Ecological summary

Burial grounds are fantastic places for biodiversity, often containing species rich grassland which was once widespread in the UK. The walls and monuments create habitat for amphibians, reptiles, small mammals and invertebrates as well as ferns, mosses and liverworts. Of the 2,000 lichen species in the UK, 700 are found in churchyards with a third of these rarely found elsewhere. Check for thrushes feeding on yew berries and swifts and bats under the eaves.

Caring for God's Acre is a national charity dedicated to supporting those managing burial grounds for conservation and heritage purposes. More information on the support offered can be found on their website here: To view the occurrence records in this burial ground click on the View records button underneath the map.

Ancient & Veteran Trees

The UK holds a globally important population of veteran and ancient yew trees of which three-quarters are found in the churchyards of England and Wales. There are about 800 of these ancient and veteran yews, aged from 500 to several 1,000 years old, with no known upper age limit. Burial grounds may contain veteran trees of other species.

Burial grounds may also contain veteran trees of other species, acting as hosts to a wealth of associated plants, animals, lichen and fungi.

Bats and Swifts

Bats – Bats use both the buildings and also the mature and veteran trees within burial grounds to roost, breed and overwinter. These places are relatively unchanging and so populations may have built up over centuries. In addition, bats may forage and feed over the grassland and other vegetation, taking advantage of the wide variety of insect species to be found.

Swifts – The eaves, roofs, towers and steeples of historic churches and chapels, combined with the space around them for accessing nooks and crannies make burial grounds excellent for nesting swifts. These buildings are relatively unchanging and so populations may have built up over centuries. Nests are hard to find and so surveying is crucial for good management.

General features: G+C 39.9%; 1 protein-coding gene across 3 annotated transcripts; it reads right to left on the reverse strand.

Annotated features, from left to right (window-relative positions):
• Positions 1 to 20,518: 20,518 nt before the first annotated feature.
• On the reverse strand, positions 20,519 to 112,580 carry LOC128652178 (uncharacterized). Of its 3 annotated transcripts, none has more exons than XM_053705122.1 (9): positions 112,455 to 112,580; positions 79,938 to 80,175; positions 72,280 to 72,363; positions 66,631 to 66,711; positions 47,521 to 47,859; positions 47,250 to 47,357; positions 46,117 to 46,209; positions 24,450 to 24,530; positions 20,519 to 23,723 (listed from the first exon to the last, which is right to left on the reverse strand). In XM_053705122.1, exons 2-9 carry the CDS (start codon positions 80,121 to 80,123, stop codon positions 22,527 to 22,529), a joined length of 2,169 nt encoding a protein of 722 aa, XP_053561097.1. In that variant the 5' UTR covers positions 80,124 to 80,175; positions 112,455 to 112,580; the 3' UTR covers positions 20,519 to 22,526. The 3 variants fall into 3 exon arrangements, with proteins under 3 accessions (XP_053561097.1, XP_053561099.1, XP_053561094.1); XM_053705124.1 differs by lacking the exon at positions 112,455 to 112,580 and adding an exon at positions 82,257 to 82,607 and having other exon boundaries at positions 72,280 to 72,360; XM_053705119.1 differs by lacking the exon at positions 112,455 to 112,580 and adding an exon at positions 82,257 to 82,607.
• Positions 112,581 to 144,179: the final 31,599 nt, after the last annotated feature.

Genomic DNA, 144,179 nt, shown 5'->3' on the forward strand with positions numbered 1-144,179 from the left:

[counting] species

This map contains both point- and grid-based occurrences at different resolutions


datasets have provided data to the NBN Atlas Beautiful Burial Grounds for this place.

Browse the list of datasets and find organisations you can join if you are interested in participating in a survey for this place.

Other Heritage Information

Group Species

[counting] species

This map contains both point- and grid-based occurrences at different resolutions

Showing 1 - 30 of 30 results
Taxa No. of records Most recent record
Acarospora fuscata 1 1989
Arion (Carinarion) fasciatus (Rusty False-keeled Slug) 1 2008
Arion (Kobeltia) distinctus (Brown Soil Slug) 1 2008
Arthonia calcarea 1 1989
Caloplaca oasis 1 1989
Caloplaca saxicola 1 1989
Candelariella vitellina f. vitellina 1 1989
Cepaea (Cepaea) nemoralis (Brown-lipped Snail) 1 2008
Cochlicopa cf. lubrica (Slippery Moss Snail) 1 2008
Deroceras (Deroceras) reticulatum (Netted Field Slug) 1 2008
Diploicia canescens 1 1989
Diplotomma hedinii 1 1989
Discus (Gonyodiscus) rotundatus (Rounded Snail) 1 2008
Euglesa casertana 1 2008
Galba (Galba) truncatula (Dwarf Pond Snail) 1 2008
Ischnura elegans (Blue-tailed Damselfly) 1 1970
Lecania erysibe s. lat. 1 1989
Lecanora conizaeoides f. conizaeoides 1 1989
Lecanora polytropa 1 1989
Lecanora soralifera 1 1989
Lecidella scabra 1 1989
Monacha (Monacha) cantiana (Kentish Snail) 1 2008
Myriolecis dispersa 1 1989
Nesovitrea (Perpolita) hammonis (Rayed Glass Snail) 1 2008
Physcia adscendens 1 1989
Protoparmeliopsis muralis 1 1989
Psilolechia lucida 1 1989
Trochulus hispidus (Hairy Snail) 1 2008
Verrucaria nigrescens 1 1989
Xanthoria parietina (Common Orange Lichen) 1 1989
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Charts showing breakdown of occurrence records ([counting] records)

Data sets Licence Records